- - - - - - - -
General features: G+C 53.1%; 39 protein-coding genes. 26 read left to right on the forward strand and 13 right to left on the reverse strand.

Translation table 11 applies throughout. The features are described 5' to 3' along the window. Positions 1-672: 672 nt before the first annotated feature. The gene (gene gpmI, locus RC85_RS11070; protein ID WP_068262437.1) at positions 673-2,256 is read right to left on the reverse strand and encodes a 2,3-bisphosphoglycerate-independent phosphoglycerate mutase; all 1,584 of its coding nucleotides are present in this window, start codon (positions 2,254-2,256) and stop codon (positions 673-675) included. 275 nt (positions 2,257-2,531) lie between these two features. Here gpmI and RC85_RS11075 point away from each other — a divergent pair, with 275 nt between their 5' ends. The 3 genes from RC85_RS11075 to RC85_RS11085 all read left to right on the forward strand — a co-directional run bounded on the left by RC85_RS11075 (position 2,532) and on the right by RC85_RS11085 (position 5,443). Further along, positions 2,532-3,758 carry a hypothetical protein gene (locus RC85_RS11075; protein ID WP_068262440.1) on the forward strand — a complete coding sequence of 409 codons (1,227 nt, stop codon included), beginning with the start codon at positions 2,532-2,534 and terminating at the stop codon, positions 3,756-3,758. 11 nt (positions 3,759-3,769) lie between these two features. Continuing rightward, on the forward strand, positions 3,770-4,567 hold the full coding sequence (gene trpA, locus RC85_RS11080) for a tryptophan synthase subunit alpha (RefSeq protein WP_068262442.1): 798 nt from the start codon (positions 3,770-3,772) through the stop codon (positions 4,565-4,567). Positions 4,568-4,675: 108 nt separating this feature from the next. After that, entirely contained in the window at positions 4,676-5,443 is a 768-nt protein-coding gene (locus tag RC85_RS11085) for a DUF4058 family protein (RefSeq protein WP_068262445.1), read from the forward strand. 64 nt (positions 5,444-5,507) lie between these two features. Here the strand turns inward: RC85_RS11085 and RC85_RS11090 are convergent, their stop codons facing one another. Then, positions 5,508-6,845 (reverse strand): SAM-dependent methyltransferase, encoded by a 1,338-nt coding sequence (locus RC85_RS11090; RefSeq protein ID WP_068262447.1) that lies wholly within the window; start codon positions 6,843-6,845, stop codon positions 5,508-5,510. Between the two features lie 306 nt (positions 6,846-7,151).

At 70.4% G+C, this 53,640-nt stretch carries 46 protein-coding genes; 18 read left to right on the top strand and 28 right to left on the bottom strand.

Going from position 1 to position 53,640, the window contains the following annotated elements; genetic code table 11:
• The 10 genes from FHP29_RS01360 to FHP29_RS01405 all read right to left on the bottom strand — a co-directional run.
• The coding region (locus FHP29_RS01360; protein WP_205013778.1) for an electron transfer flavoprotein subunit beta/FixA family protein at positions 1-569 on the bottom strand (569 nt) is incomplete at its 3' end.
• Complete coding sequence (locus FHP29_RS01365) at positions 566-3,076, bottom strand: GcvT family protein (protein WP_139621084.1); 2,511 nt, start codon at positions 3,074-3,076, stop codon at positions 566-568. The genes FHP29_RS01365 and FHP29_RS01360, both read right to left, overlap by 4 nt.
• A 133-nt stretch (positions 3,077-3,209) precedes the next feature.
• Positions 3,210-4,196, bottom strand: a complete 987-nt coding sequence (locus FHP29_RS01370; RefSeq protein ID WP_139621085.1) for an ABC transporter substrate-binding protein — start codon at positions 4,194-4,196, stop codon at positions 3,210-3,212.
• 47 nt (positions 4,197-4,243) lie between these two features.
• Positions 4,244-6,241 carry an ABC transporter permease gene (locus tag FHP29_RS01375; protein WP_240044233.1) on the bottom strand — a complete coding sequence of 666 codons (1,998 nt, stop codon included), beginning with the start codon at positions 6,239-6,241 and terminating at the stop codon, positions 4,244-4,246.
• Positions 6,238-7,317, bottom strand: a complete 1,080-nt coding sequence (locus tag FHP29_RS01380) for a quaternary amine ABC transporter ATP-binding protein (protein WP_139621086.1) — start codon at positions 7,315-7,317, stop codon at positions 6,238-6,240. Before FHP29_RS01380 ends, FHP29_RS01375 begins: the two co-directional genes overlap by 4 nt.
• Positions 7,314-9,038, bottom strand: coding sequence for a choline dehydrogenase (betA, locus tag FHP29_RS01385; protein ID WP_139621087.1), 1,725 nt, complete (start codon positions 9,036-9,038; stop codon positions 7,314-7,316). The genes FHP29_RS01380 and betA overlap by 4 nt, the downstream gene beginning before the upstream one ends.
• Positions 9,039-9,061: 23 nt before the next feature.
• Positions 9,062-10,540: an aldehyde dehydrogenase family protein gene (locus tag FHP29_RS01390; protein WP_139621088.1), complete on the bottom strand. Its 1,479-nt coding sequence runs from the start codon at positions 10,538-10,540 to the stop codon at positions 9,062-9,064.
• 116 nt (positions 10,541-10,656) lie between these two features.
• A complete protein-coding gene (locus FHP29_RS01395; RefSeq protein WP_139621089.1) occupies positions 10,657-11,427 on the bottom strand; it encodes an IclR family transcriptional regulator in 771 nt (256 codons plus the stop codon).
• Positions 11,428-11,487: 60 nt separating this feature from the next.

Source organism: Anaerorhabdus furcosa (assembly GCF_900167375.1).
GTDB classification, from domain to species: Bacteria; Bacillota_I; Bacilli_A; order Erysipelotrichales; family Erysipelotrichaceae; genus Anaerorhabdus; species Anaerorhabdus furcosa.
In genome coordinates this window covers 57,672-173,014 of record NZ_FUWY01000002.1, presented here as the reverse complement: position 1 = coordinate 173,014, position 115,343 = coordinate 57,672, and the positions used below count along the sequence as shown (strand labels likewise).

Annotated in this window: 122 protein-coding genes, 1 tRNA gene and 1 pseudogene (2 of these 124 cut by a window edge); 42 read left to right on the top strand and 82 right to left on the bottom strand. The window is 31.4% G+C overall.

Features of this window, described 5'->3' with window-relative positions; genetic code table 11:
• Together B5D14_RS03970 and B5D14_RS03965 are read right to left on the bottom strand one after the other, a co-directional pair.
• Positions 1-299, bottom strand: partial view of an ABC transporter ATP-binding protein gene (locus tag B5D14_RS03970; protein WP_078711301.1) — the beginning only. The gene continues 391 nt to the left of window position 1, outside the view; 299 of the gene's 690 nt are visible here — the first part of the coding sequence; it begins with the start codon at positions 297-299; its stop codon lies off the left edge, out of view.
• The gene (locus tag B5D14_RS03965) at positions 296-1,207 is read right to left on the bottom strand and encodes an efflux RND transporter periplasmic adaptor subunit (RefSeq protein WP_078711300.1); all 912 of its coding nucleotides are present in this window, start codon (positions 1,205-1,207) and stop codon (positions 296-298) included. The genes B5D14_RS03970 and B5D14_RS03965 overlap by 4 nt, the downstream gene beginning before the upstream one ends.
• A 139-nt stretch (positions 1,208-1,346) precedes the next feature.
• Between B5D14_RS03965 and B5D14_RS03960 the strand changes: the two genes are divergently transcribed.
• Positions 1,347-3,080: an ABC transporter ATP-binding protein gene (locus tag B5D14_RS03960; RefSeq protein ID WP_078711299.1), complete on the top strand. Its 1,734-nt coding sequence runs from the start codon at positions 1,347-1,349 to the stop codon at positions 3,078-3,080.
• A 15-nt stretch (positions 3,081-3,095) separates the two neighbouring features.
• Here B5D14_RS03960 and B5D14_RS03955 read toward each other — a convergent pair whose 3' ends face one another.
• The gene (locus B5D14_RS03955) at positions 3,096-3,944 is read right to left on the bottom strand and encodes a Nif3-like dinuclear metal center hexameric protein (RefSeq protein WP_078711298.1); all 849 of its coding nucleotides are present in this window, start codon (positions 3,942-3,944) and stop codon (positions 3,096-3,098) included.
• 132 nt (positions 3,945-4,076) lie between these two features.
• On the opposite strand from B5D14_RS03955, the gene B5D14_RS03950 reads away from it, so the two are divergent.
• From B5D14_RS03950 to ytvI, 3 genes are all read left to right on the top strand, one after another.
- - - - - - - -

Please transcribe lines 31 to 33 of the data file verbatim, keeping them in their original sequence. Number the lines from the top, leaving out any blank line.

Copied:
• Here B5D14_RS03960 and B5D14_RS03955 read toward each other — a convergent pair whose 3' ends face one another.
• The gene (locus B5D14_RS03955) at positions 3,096-3,944 is read right to left on the bottom strand and encodes a Nif3-like dinuclear metal center hexameric protein (RefSeq protein WP_078711298.1); all 849 of its coding nucleotides are present in this window, start codon (positions 3,942-3,944) and stop codon (positions 3,096-3,098) included.
• 132 nt (positions 3,945-4,076) lie between these two features.